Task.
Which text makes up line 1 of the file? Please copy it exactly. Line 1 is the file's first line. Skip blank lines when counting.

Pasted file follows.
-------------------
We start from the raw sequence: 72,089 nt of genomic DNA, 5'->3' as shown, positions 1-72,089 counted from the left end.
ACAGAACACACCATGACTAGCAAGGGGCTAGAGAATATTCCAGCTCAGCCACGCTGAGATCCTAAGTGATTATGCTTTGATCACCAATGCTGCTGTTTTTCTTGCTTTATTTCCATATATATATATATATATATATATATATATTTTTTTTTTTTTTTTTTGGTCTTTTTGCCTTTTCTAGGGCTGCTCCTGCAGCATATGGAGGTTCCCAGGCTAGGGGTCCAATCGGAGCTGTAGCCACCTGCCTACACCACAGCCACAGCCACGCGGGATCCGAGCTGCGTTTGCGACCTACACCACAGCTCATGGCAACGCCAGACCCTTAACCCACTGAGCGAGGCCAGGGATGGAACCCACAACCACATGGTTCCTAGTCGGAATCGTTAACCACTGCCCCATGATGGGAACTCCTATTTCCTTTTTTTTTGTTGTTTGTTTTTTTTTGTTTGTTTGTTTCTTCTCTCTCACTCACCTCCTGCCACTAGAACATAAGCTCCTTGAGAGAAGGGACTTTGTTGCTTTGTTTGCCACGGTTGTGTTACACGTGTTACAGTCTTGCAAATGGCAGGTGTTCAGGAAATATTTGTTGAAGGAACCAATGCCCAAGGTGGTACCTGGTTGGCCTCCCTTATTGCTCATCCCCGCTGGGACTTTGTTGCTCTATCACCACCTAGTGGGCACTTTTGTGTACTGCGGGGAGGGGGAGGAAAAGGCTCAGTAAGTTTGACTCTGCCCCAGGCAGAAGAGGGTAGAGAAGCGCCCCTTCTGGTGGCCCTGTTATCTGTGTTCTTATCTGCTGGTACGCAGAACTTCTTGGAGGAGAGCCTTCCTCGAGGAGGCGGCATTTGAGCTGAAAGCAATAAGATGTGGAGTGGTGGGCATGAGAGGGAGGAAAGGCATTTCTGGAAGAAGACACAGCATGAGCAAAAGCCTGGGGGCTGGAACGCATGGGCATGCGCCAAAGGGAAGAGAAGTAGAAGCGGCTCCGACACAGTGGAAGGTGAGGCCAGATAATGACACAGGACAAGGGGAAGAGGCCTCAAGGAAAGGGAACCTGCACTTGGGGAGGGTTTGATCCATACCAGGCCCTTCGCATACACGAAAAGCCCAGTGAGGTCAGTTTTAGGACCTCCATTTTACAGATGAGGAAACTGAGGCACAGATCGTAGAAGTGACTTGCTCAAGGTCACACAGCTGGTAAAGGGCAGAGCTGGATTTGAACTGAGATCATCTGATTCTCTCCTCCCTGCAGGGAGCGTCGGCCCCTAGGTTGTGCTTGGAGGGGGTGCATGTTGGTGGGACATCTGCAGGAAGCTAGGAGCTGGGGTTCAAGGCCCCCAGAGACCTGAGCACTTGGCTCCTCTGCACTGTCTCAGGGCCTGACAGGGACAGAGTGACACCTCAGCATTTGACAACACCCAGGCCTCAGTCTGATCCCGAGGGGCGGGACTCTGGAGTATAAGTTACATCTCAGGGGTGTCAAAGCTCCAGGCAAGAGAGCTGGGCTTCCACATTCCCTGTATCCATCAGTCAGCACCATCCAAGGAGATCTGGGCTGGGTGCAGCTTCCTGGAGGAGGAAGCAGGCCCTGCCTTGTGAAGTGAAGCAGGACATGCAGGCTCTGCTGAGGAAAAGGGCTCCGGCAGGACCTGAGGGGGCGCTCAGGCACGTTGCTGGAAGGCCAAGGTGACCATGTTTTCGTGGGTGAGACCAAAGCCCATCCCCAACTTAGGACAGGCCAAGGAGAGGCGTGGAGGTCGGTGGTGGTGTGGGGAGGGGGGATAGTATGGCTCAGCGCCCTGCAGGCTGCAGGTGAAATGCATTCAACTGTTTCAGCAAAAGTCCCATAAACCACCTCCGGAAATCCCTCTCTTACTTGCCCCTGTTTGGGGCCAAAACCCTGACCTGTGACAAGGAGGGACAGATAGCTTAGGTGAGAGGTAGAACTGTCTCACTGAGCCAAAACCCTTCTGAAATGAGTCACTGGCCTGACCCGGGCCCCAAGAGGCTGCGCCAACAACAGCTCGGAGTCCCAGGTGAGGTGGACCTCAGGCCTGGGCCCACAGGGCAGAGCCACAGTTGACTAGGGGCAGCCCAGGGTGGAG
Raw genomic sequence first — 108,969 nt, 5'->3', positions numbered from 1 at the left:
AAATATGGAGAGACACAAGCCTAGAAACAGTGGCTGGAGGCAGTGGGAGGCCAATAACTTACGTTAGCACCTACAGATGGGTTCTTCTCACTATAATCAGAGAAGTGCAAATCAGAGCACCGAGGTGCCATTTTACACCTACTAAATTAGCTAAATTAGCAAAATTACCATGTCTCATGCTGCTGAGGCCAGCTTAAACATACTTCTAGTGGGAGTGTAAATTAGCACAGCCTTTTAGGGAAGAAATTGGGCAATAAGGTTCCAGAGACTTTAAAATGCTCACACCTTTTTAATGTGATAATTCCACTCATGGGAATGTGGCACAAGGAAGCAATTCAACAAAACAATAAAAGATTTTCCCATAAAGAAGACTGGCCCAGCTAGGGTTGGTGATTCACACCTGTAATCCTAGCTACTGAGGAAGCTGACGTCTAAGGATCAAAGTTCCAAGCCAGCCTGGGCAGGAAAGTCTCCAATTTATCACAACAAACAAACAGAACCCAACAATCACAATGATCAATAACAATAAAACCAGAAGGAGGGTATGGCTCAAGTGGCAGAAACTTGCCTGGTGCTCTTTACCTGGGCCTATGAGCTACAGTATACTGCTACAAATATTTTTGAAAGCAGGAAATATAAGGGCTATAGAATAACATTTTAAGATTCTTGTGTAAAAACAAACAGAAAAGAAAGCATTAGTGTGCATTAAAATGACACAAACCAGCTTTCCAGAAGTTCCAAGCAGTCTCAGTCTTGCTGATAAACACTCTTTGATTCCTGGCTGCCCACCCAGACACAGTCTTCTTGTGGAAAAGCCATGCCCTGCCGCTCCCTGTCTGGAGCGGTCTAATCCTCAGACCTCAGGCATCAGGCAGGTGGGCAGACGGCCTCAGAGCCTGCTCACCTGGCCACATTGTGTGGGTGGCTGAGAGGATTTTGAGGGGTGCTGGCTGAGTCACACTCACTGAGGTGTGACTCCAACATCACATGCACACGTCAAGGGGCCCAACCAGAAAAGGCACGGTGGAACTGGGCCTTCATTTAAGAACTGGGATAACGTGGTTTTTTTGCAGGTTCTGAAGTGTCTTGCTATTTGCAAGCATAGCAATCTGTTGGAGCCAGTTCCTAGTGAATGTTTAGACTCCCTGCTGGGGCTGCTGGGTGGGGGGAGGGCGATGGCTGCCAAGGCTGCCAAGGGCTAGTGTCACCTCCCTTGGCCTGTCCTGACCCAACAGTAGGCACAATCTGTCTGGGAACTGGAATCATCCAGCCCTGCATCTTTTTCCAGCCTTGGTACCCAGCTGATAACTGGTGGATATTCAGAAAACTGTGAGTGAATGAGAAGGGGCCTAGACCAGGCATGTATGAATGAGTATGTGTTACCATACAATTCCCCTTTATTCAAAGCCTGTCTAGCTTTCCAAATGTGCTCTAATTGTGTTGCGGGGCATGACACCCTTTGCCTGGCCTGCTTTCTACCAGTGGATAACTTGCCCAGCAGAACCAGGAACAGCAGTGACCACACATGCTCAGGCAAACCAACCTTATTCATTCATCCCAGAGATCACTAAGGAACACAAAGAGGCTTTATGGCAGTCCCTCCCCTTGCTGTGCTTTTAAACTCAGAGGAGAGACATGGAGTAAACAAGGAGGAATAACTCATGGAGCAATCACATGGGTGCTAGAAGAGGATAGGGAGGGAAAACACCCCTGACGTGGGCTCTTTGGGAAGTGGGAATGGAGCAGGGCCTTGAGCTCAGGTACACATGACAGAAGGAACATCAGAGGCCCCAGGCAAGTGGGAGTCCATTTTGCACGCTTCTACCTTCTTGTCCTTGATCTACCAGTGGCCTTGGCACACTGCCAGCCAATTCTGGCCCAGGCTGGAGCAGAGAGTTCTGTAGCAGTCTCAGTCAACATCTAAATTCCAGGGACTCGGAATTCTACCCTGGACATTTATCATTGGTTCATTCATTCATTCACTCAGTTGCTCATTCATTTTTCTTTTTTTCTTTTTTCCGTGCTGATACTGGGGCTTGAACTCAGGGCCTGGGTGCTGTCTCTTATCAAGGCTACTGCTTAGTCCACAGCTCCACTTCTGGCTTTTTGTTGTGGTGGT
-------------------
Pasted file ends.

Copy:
We start from the raw sequence: 72,089 nt of genomic DNA, 5'->3' as shown, positions 1-72,089 counted from the left end.